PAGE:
Cite(Electronic):
Monica Joicy. C, Sivaraj. C, Arumugam. P. In-vitro Antioxidant, Antidiabetic, Antibacterial and Cytotoxic Activities of Essential Oil extracted from Flowers of Illicium verum L. Research Journal of Pharmacy and Technology. 2021; 14(5):2452-8. doi: 10.52711/0974-360X.2021.00431   Available on: https://rjptonline.org/AbstractView.aspx?PID=2021-14-5-15


REFERENCES:
1.    Hanahan. D and Weinberg R. A, “Hallmarks of cancer: the next generation,” Cell, vol. 144, no. 5, pp. 646–674, 2011.
2.    Muhammad Asif D, Ashwaq Hamid Salem Yehya B, Majed Ahmed Al-Mansoub. A, Vageesh Revadigar, Mohammed Oday Ezzat, Mohamed B. Khadeer Ahamed, Chern Ein Oonb, Vikneswaran Murugaiyah, Aman Shah Abdul Majid, Amin Malik Shah Abdul Majid, Anticancer attributes of Illicium verum essential oils against colon cancer. Vol.103, pp.156–161, 2016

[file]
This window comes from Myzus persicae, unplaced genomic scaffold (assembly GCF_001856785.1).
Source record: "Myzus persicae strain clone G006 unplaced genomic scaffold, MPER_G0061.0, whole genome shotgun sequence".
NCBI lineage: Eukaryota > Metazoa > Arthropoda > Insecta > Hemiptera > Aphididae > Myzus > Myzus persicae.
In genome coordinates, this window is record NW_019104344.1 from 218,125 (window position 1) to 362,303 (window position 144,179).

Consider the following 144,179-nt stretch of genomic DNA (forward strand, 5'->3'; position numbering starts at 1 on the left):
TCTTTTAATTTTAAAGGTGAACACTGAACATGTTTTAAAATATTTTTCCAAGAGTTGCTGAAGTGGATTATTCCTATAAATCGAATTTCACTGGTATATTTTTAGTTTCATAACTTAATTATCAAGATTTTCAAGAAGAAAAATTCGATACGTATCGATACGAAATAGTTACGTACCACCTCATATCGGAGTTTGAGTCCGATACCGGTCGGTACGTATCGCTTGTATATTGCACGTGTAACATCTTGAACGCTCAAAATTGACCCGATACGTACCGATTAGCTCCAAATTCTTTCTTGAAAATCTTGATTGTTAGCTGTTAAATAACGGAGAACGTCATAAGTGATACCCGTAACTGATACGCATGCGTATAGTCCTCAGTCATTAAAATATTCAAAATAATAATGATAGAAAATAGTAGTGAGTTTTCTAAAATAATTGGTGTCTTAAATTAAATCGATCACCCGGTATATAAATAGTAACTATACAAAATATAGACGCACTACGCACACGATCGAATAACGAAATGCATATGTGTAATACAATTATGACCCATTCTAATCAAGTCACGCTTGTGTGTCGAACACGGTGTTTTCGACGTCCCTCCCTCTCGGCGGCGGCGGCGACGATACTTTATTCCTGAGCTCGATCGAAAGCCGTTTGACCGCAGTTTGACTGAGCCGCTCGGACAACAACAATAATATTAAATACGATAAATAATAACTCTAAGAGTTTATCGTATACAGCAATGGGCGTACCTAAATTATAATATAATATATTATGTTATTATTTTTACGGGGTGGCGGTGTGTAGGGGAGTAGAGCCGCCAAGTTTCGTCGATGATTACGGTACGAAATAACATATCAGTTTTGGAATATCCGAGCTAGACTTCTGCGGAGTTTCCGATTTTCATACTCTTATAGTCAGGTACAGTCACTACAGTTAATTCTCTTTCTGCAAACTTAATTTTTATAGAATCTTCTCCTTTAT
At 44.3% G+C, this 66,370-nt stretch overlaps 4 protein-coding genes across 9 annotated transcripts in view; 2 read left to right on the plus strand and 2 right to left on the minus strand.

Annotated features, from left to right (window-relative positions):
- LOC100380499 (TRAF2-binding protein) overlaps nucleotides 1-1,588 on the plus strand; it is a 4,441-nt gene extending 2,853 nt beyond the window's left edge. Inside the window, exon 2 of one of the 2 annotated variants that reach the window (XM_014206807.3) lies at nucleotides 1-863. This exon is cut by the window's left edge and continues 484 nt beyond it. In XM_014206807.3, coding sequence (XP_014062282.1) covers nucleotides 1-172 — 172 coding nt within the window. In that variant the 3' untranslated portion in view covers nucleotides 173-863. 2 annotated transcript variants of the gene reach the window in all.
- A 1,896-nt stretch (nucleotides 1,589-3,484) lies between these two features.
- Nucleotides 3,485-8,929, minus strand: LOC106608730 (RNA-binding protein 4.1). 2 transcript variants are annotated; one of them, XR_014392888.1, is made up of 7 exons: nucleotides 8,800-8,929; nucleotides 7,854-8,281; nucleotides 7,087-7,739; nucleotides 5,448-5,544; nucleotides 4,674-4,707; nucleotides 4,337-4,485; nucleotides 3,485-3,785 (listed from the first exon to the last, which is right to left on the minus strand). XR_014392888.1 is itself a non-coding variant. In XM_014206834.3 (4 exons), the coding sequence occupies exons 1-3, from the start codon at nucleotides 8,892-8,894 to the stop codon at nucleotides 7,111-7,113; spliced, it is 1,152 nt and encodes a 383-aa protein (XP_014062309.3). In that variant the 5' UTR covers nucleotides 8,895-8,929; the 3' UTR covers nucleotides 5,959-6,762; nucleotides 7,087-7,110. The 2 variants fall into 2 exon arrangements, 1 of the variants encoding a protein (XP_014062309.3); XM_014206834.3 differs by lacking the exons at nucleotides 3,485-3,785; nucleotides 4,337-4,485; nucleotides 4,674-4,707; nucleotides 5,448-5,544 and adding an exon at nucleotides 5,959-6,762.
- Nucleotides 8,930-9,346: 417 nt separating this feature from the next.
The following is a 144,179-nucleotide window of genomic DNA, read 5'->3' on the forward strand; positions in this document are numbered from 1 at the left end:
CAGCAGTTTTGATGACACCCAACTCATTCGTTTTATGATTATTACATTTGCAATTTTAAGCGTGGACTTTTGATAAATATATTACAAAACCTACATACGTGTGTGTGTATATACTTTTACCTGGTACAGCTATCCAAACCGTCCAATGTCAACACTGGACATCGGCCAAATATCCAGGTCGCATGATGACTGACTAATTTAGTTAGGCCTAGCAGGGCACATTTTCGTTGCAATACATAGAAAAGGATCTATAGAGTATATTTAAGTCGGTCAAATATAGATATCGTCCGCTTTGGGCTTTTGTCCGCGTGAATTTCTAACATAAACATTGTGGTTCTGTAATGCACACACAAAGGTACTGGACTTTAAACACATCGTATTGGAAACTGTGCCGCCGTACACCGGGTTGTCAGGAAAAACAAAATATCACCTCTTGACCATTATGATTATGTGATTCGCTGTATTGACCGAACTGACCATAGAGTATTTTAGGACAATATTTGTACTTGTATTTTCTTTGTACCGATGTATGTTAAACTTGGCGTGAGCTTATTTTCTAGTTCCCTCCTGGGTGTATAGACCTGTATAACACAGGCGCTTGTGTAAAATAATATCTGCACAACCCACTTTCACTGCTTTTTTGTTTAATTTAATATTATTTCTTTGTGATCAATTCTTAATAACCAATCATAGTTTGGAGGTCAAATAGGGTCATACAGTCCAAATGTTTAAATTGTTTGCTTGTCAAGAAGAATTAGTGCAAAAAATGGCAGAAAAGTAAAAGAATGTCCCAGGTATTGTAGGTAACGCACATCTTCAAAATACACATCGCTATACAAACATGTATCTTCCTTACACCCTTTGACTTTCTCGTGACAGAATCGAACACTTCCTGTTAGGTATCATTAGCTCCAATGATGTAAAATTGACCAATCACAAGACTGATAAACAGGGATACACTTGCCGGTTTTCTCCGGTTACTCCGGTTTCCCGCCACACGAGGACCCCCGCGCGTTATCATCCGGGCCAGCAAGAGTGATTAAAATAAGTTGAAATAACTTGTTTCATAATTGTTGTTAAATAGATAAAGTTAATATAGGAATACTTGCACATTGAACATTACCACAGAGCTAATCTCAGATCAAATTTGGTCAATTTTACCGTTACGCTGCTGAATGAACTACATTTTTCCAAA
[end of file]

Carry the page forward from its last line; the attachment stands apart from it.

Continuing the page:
3.    Pita J. C. L. R.,.Xavier A. L, De Sousa T. K. G., “In vitro and in vivo antitumor effect of trachylobane-360, a diterpene from Xylopia langsdorffiana,” Molecules, vol. 17, no. 8, pp. 9573–9589, 2012.
4.    Efferth T., “Cancer therapywith natural products and medicinal plants,” Planta Medica, vol. 76, pp. 1035–1036, 2010.
5.    De Sousa D. P., Medicinal Essential Oils: Chemical, Pharmacological and Therapeutic Aspects, Nova Science Publishers, New York, NY,USA, 1st edition, 2012.
6.    Rasoanaivo P., Randriana R. F.,. Maggi F, “Chemical composition and biological activities of the essential oil of Athanasia brownie Hochr. (Asteraceae) endemic to Madagascar,” Chemistry & Biodiversity, vol. 10, no. 10, pp. 1876–1886, 2013.
7.    Zapata B., Betancur L. G., Duran C., and Stashenko E., “Cytotoxic activity of Asteraceae and Verbenaceae family essential oils,” Journal of Essential Oil Research, vol. 6, pp. 50–57, 2014.
8.    Piaru S. P., Mahmud.R., Majid A. M. S. A., Ismail.S., and Man C. N., “Chemical composition, antioxidant and cytotoxicity activities of the essential oils of Myristica fragrans and Morinda citrifolia,” Journal of the Science of Food and Agriculture, vol. 92, pp. 593–597, 2012.